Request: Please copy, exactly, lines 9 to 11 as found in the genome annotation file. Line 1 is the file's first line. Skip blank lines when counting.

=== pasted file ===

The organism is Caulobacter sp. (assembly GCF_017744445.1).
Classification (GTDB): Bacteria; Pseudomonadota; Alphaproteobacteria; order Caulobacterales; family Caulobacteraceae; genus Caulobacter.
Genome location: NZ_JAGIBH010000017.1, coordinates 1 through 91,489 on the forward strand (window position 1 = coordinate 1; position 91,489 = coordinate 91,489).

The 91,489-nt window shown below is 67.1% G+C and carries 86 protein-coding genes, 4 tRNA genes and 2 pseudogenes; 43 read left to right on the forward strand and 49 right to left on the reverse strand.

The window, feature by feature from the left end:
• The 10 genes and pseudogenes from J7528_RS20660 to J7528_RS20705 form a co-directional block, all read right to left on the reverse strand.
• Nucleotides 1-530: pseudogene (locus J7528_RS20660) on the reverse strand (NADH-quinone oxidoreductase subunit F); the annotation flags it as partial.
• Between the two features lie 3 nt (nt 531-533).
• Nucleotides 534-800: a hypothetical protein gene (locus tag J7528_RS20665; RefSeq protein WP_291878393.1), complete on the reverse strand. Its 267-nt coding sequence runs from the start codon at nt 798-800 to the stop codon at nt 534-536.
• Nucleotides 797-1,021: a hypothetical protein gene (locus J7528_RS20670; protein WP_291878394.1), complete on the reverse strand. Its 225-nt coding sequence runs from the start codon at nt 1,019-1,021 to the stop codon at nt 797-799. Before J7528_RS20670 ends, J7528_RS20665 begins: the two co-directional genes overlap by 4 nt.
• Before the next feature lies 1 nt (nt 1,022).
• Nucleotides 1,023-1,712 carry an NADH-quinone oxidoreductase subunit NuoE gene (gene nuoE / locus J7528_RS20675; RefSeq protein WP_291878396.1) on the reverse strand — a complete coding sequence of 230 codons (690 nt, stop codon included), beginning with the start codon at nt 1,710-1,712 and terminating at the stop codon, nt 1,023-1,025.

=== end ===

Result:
• Nucleotides 534-800: a hypothetical protein gene (locus tag J7528_RS20665; RefSeq protein WP_291878393.1), complete on the reverse strand. Its 267-nt coding sequence runs from the start codon at nt 798-800 to the stop codon at nt 534-536.
• Nucleotides 797-1,021: a hypothetical protein gene (locus J7528_RS20670; protein WP_291878394.1), complete on the reverse strand. Its 225-nt coding sequence runs from the start codon at nt 1,019-1,021 to the stop codon at nt 797-799. Before J7528_RS20670 ends, J7528_RS20665 begins: the two co-directional genes overlap by 4 nt.
• Before the next feature lies 1 nt (nt 1,022).